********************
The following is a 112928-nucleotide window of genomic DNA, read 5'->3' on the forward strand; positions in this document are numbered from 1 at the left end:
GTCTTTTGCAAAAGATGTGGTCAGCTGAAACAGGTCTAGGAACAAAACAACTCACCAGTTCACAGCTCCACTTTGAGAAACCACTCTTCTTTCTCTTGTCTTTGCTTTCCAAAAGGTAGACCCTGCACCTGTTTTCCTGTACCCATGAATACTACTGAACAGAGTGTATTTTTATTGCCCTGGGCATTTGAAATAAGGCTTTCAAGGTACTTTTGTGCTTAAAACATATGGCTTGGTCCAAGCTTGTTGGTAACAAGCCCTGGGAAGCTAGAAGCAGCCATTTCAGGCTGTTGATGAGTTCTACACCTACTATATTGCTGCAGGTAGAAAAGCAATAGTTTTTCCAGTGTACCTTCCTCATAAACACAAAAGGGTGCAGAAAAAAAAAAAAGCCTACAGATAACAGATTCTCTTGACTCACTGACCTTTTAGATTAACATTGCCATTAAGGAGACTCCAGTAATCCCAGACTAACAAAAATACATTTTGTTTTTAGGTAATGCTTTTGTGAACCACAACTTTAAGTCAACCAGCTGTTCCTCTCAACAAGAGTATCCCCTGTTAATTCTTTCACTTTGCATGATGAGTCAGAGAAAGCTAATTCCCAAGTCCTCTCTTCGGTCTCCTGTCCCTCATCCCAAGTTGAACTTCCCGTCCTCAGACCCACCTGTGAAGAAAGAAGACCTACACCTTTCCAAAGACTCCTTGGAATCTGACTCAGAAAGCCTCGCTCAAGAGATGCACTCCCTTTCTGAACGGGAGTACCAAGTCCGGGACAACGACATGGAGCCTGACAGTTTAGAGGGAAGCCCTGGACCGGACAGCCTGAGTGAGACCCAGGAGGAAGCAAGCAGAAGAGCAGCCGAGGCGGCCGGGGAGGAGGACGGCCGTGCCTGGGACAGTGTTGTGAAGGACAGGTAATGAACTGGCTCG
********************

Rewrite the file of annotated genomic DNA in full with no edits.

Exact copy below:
The following is a 112928-nucleotide window of genomic DNA, read 5'->3' on the forward strand; positions in this document are numbered from 1 at the left end:
GTCTTTTGCAAAAGATGTGGTCAGCTGAAACAGGTCTAGGAACAAAACAACTCACCAGTTCACAGCTCCACTTTGAGAAACCACTCTTCTTTCTCTTGTCTTTGCTTTCCAAAAGGTAGACCCTGCACCTGTTTTCCTGTACCCATGAATACTACTGAACAGAGTGTATTTTTATTGCCCTGGGCATTTGAAATAAGGCTTTCAAGGTACTTTTGTGCTTAAAACATATGGCTTGGTCCAAGCTTGTTGGTAACAAGCCCTGGGAAGCTAGAAGCAGCCATTTCAGGCTGTTGATGAGTTCTACACCTACTATATTGCTGCAGGTAGAAAAGCAATAGTTTTTCCAGTGTACCTTCCTCATAAACACAAAAGGGTGCAGAAAAAAAAAAAAGCCTACAGATAACAGATTCTCTTGACTCACTGACCTTTTAGATTAACATTGCCATTAAGGAGACTCCAGTAATCCCAGACTAACAAAAATACATTTTGTTTTTAGGTAATGCTTTTGTGAACCACAACTTTAAGTCAACCAGCTGTTCCTCTCAACAAGAGTATCCCCTGTTAATTCTTTCACTTTGCATGATGAGTCAGAGAAAGCTAATTCCCAAGTCCTCTCTTCGGTCTCCTGTCCCTCATCCCAAGTTGAACTTCCCGTCCTCAGACCCACCTGTGAAGAAAGAAGACCTACACCTTTCCAAAGACTCCTTGGAATCTGACTCAGAAAGCCTCGCTCAAGAGATGCACTCCCTTTCTGAACGGGAGTACCAAGTCCGGGACAACGACATGGAGCCTGACAGTTTAGAGGGAAGCCCTGGACCGGACAGCCTGAGTGAGACCCAGGAGGAAGCAAGCAGAAGAGCAGCCGAGGCGGCCGGGGAGGAGGACGGCCGTGCCTGGGACAGTGTTGTGAAGGACAGGTAATGAACTGGCTCG